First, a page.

Posted on Monday, August 24th, 2015 by Russ Fischer
Back in the early 2000s, before their one major career downturn, the Coen Brothers were planning to direct an adaptation of the novel To the White Sea, with Brad Pitt in the lead role. The story, based on the novel by James Dickey, follows an American gunner who parachutes into Tokyo from his burning plane during World War II, then makes his way across the frozen northern expanse of Japan in an attempt to reach the sea, and freedom.
The film didn’t happen, and the Coens had a couple of rough years with Intolerable Cruelty and The Ladykillers before rebounding in a big way with No Country for Old Men.
In the decade-plus since, To the White Sea has been untouched. Now Warner Bros. has the rights to adapt the film, and they’re starting from scratch.
THR reports that Roy Lee and Vertigo Entertainment are working on a new version of the film. The trade says Jon Berg will oversee for Warner Bros., while John Middleton will executive produce. The Joel and Ethan Coen script is gone. The producers will look for a new writer and/or director to spearhead the development.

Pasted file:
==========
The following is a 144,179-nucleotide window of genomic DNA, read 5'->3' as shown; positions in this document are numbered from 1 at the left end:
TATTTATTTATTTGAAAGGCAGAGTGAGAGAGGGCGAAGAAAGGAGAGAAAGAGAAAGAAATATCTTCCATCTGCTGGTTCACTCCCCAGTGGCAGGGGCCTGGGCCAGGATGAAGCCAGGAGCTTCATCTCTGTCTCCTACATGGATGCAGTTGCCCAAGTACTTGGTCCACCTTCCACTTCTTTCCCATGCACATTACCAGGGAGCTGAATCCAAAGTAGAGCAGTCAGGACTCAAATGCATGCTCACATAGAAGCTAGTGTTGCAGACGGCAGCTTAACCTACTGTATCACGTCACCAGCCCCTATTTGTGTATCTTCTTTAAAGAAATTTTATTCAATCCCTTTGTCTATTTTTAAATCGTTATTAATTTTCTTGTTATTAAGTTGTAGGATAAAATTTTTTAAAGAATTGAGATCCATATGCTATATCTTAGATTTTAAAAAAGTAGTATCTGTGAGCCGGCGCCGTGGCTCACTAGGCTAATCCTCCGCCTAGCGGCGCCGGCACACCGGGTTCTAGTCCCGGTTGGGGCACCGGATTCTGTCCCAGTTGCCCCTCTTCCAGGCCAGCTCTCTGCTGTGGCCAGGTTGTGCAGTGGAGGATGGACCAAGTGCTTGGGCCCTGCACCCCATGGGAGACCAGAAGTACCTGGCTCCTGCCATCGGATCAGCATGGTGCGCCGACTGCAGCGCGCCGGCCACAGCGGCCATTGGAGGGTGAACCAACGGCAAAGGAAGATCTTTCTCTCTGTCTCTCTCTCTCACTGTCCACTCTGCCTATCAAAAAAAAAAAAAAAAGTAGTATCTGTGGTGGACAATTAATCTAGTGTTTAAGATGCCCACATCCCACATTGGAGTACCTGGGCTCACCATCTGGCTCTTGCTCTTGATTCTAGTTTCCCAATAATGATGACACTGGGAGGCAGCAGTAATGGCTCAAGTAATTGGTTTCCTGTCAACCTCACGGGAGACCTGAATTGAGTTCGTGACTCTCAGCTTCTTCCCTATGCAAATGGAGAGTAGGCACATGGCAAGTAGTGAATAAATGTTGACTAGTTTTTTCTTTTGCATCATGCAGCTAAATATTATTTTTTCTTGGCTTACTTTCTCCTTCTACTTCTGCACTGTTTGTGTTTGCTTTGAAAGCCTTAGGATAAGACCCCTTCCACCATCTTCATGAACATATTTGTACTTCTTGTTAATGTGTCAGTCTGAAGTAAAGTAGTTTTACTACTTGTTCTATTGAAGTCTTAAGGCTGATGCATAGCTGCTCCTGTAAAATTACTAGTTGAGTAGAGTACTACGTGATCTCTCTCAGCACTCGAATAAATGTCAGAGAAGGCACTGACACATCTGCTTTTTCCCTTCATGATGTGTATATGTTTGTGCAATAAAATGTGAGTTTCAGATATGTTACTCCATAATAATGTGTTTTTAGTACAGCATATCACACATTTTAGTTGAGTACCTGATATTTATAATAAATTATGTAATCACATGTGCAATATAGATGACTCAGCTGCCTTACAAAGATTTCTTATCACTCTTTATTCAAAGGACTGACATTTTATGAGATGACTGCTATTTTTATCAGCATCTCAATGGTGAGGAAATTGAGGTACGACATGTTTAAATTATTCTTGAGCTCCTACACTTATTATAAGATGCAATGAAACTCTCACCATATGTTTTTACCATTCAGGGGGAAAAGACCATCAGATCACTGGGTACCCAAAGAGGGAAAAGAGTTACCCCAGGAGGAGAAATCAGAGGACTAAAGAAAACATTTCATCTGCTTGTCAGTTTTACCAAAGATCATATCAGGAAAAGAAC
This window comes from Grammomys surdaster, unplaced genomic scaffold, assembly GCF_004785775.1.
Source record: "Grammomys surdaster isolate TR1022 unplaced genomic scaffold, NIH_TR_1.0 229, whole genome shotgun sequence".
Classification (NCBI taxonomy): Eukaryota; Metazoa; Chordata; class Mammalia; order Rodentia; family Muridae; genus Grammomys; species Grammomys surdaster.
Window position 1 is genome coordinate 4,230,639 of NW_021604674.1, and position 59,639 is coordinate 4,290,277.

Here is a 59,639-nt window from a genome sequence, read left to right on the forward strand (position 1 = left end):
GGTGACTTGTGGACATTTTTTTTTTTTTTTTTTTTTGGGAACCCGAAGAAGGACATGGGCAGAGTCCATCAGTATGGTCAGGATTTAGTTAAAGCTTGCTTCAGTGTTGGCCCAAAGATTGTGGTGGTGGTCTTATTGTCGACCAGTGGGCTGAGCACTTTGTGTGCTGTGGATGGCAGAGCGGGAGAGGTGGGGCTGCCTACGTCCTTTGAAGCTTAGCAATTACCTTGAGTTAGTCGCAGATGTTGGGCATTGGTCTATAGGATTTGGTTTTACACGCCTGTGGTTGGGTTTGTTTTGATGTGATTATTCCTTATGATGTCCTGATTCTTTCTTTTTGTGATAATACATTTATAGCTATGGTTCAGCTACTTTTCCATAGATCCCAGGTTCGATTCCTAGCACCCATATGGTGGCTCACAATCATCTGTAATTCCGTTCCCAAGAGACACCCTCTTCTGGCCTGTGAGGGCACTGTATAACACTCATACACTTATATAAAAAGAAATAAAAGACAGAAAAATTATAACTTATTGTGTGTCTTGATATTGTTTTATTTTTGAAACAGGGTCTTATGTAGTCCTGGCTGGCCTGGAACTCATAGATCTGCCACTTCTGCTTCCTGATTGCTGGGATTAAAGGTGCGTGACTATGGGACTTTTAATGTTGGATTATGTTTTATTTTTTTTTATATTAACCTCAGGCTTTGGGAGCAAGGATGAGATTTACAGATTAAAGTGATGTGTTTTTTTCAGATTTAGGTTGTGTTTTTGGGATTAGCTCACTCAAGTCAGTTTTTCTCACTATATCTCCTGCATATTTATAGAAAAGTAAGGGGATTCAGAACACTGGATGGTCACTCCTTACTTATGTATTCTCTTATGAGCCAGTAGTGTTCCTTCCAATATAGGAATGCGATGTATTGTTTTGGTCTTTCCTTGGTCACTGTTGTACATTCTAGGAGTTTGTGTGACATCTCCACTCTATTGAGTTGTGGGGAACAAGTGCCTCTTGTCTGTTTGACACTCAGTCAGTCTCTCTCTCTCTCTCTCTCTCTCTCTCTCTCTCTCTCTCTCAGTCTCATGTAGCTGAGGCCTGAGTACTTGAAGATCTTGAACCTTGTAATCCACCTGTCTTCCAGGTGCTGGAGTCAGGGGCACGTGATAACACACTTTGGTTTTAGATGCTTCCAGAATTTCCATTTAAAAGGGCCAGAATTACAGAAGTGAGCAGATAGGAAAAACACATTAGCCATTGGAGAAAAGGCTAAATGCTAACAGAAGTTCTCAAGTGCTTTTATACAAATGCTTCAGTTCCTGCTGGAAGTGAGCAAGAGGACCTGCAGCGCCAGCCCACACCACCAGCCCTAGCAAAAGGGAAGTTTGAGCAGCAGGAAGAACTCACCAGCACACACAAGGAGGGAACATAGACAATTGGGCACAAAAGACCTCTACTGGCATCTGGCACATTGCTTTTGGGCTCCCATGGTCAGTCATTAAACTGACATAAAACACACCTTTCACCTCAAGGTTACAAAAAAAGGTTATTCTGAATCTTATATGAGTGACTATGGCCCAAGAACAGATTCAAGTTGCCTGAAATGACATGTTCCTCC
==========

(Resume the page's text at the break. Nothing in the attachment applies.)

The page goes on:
To the White Sea is a project the Coens continued to talk about for quite a few years after that 2002-era development stalled. (They didn’t make the film then as they felt the budget allotment wasn’t enough to do it properly.)
James Dickey also wrote Deliverance, and the survival themes in To the White Sea have frequently been compared to the events in that novel. Here’s a description of the book from Kirkus.
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On a bombing mission over Tokyo, the B-29 carrying Dickey’s hero/narrator–the gunner Muldrow–is shot down, forcing him to parachute into enemy territory. But Muldrow isn’t like other men: Raised as a hunter in Alaska, he knows how to get things done. He alone survived the plane crash because he alone had the foresight to tape a parachute to the plane wall–and the same knack for survival gets him out of Tokyo by allowing him to take what he needs as Allied planes firebomb the city. He needs clothes: Amid the heat and smoke, he finds the right-sized man and blows him away. Muldrow decides to head for Japan’s northern island of Hokkaido; there, in the snow and the cold, he will survive. He walks; he hops a train; he kills. He meets his match in a blind swordsman, and he almost dies when he encounters an American Zen monk. As Muldrow treks north, his merciless hold on reality becomes ever more apparent and is mirrored in the stark beauty of the ever harsher landscape.